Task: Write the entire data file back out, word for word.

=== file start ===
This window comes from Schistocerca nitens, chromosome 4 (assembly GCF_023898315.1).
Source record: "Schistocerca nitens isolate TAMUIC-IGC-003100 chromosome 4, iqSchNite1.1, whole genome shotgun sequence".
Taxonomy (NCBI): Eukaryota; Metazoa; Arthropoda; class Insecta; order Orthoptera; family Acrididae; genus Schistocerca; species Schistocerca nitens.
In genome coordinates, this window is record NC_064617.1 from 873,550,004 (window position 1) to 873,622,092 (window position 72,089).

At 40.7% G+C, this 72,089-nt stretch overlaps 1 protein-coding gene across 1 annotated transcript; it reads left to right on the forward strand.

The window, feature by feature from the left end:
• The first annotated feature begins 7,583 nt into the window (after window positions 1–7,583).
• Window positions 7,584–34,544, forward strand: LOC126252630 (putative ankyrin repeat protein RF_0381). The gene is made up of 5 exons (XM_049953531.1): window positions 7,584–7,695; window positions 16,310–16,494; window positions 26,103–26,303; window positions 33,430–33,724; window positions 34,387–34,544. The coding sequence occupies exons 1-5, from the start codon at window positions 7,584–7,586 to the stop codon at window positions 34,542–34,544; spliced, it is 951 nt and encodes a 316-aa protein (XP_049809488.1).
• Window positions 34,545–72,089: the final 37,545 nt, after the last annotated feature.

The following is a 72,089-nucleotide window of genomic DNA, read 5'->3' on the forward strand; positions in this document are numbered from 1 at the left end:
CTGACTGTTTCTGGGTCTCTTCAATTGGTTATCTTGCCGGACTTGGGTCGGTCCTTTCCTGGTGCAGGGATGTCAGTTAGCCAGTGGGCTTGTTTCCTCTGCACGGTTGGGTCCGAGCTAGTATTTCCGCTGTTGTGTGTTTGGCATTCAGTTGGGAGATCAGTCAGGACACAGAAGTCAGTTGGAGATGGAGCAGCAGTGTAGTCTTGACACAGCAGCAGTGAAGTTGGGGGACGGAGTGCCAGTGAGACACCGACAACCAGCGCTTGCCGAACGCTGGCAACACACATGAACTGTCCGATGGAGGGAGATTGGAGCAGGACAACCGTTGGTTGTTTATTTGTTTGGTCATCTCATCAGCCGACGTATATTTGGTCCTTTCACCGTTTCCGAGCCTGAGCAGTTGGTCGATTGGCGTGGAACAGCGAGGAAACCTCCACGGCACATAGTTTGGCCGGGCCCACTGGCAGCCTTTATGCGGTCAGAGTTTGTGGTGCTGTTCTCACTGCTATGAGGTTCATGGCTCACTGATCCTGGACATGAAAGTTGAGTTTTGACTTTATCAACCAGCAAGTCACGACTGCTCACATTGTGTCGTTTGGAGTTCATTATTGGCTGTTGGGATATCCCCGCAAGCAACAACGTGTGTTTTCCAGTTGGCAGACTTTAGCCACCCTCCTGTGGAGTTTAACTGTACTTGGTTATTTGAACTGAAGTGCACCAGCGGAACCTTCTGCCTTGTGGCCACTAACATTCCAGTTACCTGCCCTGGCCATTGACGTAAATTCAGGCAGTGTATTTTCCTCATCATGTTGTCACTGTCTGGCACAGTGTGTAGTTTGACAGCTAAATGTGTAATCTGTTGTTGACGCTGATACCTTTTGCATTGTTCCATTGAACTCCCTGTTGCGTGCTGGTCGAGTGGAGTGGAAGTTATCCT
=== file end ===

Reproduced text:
This window comes from Schistocerca nitens, chromosome 4 (assembly GCF_023898315.1).
Source record: "Schistocerca nitens isolate TAMUIC-IGC-003100 chromosome 4, iqSchNite1.1, whole genome shotgun sequence".
Taxonomy (NCBI): Eukaryota; Metazoa; Arthropoda; class Insecta; order Orthoptera; family Acrididae; genus Schistocerca; species Schistocerca nitens.
In genome coordinates, this window is record NC_064617.1 from 873,550,004 (window position 1) to 873,622,092 (window position 72,089).

At 40.7% G+C, this 72,089-nt stretch overlaps 1 protein-coding gene across 1 annotated transcript; it reads left to right on the forward strand.

The window, feature by feature from the left end:
• The first annotated feature begins 7,583 nt into the window (after window positions 1–7,583).
• Window positions 7,584–34,544, forward strand: LOC126252630 (putative ankyrin repeat protein RF_0381). The gene is made up of 5 exons (XM_049953531.1): window positions 7,584–7,695; window positions 16,310–16,494; window positions 26,103–26,303; window positions 33,430–33,724; window positions 34,387–34,544. The coding sequence occupies exons 1-5, from the start codon at window positions 7,584–7,586 to the stop codon at window positions 34,542–34,544; spliced, it is 951 nt and encodes a 316-aa protein (XP_049809488.1).
• Window positions 34,545–72,089: the final 37,545 nt, after the last annotated feature.

The following is a 72,089-nucleotide window of genomic DNA, read 5'->3' on the forward strand; positions in this document are numbered from 1 at the left end:
CTGACTGTTTCTGGGTCTCTTCAATTGGTTATCTTGCCGGACTTGGGTCGGTCCTTTCCTGGTGCAGGGATGTCAGTTAGCCAGTGGGCTTGTTTCCTCTGCACGGTTGGGTCCGAGCTAGTATTTCCGCTGTTGTGTGTTTGGCATTCAGTTGGGAGATCAGTCAGGACACAGAAGTCAGTTGGAGATGGAGCAGCAGTGTAGTCTTGACACAGCAGCAGTGAAGTTGGGGGACGGAGTGCCAGTGAGACACCGACAACCAGCGCTTGCCGAACGCTGGCAACACACATGAACTGTCCGATGGAGGGAGATTGGAGCAGGACAACCGTTGGTTGTTTATTTGTTTGGTCATCTCATCAGCCGACGTATATTTGGTCCTTTCACCGTTTCCGAGCCTGAGCAGTTGGTCGATTGGCGTGGAACAGCGAGGAAACCTCCACGGCACATAGTTTGGCCGGGCCCACTGGCAGCCTTTATGCGGTCAGAGTTTGTGGTGCTGTTCTCACTGCTATGAGGTTCATGGCTCACTGATCCTGGACATGAAAGTTGAGTTTTGACTTTATCAACCAGCAAGTCACGACTGCTCACATTGTGTCGTTTGGAGTTCATTATTGGCTGTTGGGATATCCCCGCAAGCAACAACGTGTGTTTTCCAGTTGGCAGACTTTAGCCACCCTCCTGTGGAGTTTAACTGTACTTGGTTATTTGAACTGAAGTGCACCAGCGGAACCTTCTGCCTTGTGGCCACTAACATTCCAGTTACCTGCCCTGGCCATTGACGTAAATTCAGGCAGTGTATTTTCCTCATCATGTTGTCACTGTCTGGCACAGTGTGTAGTTTGACAGCTAAATGTGTAATCTGTTGTTGACGCTGATACCTTTTGCATTGTTCCATTGAACTCCCTGTTGCGTGCTGGTCGAGTGGAGTGGAAGTTATCCT